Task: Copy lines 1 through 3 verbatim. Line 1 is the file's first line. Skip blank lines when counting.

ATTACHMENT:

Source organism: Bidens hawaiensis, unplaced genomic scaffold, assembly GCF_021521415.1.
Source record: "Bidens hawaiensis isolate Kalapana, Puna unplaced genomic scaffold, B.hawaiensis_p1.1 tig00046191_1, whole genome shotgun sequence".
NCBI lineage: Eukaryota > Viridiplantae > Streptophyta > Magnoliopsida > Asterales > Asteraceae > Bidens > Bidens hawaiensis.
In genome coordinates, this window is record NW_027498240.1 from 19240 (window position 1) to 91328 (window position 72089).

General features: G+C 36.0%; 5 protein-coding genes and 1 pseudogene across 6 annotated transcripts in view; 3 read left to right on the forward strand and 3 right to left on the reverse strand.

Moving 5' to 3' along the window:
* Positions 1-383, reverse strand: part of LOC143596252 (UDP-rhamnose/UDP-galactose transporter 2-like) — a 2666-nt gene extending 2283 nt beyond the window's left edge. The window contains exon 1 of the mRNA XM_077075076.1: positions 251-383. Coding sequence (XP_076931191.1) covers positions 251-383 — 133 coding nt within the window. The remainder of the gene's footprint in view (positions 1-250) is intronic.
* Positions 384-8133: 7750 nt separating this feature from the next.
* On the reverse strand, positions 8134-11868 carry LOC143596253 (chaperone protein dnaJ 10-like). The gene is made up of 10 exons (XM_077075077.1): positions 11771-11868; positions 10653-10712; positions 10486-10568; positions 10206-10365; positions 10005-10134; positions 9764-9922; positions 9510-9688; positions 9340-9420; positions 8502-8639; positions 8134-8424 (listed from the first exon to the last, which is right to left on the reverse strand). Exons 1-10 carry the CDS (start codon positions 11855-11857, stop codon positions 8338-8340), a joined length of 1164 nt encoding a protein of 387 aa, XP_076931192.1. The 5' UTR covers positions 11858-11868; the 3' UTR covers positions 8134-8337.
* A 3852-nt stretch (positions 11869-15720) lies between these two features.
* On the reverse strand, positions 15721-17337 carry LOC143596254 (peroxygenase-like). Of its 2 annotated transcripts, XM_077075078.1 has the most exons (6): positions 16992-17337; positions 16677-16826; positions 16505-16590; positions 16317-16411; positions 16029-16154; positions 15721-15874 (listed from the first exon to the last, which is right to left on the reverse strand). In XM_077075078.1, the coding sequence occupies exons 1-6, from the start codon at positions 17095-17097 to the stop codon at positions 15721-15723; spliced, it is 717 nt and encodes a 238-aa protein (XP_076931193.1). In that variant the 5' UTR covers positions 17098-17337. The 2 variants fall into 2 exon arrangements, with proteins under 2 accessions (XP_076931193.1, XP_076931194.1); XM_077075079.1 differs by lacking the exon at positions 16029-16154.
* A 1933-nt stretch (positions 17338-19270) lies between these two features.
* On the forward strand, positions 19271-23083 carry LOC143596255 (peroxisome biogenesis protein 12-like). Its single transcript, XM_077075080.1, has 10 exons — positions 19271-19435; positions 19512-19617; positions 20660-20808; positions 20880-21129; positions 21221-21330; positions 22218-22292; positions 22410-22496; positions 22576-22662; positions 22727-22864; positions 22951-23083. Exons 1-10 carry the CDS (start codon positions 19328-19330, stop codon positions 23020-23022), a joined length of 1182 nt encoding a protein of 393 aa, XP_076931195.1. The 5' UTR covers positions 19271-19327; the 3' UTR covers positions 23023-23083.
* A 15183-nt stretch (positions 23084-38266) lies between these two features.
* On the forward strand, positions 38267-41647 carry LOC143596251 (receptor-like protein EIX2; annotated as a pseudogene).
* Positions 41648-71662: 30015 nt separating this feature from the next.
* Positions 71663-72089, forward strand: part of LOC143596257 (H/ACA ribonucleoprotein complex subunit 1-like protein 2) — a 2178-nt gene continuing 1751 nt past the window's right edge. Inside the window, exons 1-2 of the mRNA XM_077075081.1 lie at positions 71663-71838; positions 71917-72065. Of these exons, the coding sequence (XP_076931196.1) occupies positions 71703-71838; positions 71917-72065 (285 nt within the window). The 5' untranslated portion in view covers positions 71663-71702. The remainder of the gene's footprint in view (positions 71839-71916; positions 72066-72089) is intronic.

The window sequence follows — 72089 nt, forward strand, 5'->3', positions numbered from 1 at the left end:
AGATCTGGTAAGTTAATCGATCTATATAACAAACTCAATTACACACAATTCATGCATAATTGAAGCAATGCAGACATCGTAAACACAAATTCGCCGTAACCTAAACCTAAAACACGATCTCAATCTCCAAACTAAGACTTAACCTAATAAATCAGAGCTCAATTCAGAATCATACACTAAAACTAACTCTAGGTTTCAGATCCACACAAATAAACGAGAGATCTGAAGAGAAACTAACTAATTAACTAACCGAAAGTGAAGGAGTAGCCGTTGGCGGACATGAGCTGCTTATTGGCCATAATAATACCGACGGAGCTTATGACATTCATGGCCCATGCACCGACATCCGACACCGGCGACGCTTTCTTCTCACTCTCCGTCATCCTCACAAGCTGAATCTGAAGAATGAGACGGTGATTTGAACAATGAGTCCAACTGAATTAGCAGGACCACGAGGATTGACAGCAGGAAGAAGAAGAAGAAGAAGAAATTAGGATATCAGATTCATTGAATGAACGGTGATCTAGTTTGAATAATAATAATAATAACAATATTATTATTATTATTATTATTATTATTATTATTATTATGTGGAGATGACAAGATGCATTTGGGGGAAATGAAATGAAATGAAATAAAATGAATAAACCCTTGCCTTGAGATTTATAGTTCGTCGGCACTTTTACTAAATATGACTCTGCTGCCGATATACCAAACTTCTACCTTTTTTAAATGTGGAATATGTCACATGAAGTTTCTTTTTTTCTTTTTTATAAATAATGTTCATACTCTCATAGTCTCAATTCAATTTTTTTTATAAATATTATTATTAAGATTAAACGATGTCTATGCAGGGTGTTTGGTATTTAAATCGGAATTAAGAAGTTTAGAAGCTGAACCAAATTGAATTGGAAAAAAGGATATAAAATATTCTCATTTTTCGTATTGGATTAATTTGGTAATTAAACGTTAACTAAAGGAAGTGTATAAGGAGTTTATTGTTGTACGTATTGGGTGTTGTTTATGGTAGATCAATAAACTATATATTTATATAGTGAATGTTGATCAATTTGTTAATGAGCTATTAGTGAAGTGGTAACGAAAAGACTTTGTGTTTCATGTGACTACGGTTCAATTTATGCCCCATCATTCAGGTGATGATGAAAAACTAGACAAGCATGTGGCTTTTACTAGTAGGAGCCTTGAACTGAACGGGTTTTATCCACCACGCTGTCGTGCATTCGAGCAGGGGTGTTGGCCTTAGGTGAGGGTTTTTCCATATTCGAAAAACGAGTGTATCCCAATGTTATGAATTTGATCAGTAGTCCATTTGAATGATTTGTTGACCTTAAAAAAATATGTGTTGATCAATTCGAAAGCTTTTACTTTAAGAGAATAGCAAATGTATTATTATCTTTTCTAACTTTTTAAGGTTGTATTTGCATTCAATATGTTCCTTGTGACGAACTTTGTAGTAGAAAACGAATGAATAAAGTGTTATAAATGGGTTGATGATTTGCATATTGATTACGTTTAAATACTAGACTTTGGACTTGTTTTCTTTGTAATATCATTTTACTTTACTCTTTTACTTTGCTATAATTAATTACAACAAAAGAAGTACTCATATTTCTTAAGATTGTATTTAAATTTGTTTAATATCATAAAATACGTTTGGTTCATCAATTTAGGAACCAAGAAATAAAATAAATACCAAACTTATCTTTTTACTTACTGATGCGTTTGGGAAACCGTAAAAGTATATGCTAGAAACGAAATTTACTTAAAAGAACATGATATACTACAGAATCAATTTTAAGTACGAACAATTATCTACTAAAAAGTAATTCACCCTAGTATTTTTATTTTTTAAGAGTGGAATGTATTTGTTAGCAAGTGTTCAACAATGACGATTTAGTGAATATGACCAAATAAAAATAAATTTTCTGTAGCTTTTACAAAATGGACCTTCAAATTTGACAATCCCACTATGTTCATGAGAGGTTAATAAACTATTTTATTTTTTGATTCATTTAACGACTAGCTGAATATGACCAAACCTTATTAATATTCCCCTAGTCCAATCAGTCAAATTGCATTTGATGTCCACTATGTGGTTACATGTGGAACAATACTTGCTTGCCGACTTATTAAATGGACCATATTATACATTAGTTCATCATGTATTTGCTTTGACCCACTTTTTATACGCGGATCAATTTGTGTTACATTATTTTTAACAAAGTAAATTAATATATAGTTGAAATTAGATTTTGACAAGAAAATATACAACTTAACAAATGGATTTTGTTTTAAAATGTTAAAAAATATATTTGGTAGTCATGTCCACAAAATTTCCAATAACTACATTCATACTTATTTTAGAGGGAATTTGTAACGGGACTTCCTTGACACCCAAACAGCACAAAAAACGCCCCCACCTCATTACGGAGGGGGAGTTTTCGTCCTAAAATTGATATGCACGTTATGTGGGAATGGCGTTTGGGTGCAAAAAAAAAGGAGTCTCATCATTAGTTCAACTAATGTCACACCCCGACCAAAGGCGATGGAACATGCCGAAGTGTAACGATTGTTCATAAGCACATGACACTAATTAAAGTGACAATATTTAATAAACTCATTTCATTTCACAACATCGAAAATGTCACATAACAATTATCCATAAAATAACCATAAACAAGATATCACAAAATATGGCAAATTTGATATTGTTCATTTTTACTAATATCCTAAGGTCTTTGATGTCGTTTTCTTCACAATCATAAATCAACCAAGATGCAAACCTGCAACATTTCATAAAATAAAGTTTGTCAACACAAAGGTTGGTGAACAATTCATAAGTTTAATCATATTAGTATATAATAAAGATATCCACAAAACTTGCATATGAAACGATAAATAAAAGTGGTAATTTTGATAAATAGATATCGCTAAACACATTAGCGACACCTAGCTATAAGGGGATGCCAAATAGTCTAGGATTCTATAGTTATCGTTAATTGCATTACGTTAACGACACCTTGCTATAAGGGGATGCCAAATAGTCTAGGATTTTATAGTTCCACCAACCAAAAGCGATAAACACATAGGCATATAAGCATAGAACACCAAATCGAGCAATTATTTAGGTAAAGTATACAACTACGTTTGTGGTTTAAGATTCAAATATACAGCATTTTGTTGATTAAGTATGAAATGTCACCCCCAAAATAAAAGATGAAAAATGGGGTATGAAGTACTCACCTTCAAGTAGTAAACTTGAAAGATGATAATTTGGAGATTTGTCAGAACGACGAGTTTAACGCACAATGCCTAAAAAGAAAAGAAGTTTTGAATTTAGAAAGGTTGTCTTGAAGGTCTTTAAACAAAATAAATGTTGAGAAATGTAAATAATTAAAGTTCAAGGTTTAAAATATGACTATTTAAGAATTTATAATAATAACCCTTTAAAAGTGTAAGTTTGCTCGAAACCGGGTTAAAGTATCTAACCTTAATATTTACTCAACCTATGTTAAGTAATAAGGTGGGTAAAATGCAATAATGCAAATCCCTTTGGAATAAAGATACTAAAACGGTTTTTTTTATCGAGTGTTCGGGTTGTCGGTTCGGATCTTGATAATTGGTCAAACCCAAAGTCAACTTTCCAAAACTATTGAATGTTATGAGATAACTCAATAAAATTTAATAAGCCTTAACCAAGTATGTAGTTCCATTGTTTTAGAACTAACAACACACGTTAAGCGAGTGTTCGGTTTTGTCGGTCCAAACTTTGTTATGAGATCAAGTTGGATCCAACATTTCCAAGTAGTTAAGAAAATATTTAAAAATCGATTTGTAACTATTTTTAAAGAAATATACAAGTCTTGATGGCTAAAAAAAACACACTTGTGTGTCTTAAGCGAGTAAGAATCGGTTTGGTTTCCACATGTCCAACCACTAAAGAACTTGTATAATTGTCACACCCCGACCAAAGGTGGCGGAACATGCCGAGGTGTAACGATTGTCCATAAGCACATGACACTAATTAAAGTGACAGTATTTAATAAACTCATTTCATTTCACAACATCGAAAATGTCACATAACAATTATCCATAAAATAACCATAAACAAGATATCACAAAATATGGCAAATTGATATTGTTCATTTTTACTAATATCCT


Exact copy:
Source organism: Bidens hawaiensis, unplaced genomic scaffold, assembly GCF_021521415.1.
Source record: "Bidens hawaiensis isolate Kalapana, Puna unplaced genomic scaffold, B.hawaiensis_p1.1 tig00046191_1, whole genome shotgun sequence".
NCBI lineage: Eukaryota > Viridiplantae > Streptophyta > Magnoliopsida > Asterales > Asteraceae > Bidens > Bidens hawaiensis.